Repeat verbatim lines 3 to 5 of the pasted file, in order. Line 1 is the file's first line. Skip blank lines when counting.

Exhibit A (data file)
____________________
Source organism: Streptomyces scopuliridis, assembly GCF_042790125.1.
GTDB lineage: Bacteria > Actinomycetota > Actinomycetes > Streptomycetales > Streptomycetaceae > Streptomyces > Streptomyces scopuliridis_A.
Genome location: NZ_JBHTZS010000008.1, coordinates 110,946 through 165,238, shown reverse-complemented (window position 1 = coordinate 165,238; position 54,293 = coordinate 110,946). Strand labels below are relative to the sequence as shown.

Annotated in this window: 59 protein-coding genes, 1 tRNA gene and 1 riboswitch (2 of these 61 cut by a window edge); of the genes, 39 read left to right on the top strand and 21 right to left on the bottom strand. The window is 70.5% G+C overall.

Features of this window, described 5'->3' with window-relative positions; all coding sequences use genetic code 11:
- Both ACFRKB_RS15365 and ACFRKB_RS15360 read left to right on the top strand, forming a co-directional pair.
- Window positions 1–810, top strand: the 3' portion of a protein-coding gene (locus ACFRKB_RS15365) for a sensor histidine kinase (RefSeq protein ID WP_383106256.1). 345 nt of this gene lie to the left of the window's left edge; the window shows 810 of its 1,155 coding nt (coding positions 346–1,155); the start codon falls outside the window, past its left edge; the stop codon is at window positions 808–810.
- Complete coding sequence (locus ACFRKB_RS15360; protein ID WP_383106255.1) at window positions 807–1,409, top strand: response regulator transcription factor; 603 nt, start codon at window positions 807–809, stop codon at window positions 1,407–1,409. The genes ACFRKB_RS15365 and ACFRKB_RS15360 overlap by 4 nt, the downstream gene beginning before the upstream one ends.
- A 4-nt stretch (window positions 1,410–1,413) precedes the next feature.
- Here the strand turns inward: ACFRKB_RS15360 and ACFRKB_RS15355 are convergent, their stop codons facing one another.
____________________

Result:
Genome location: NZ_JBHTZS010000008.1, coordinates 110,946 through 165,238, shown reverse-complemented (window position 1 = coordinate 165,238; position 54,293 = coordinate 110,946). Strand labels below are relative to the sequence as shown.

Annotated in this window: 59 protein-coding genes, 1 tRNA gene and 1 riboswitch (2 of these 61 cut by a window edge); of the genes, 39 read left to right on the top strand and 21 right to left on the bottom strand. The window is 70.5% G+C overall.

Features of this window, described 5'->3' with window-relative positions; all coding sequences use genetic code 11: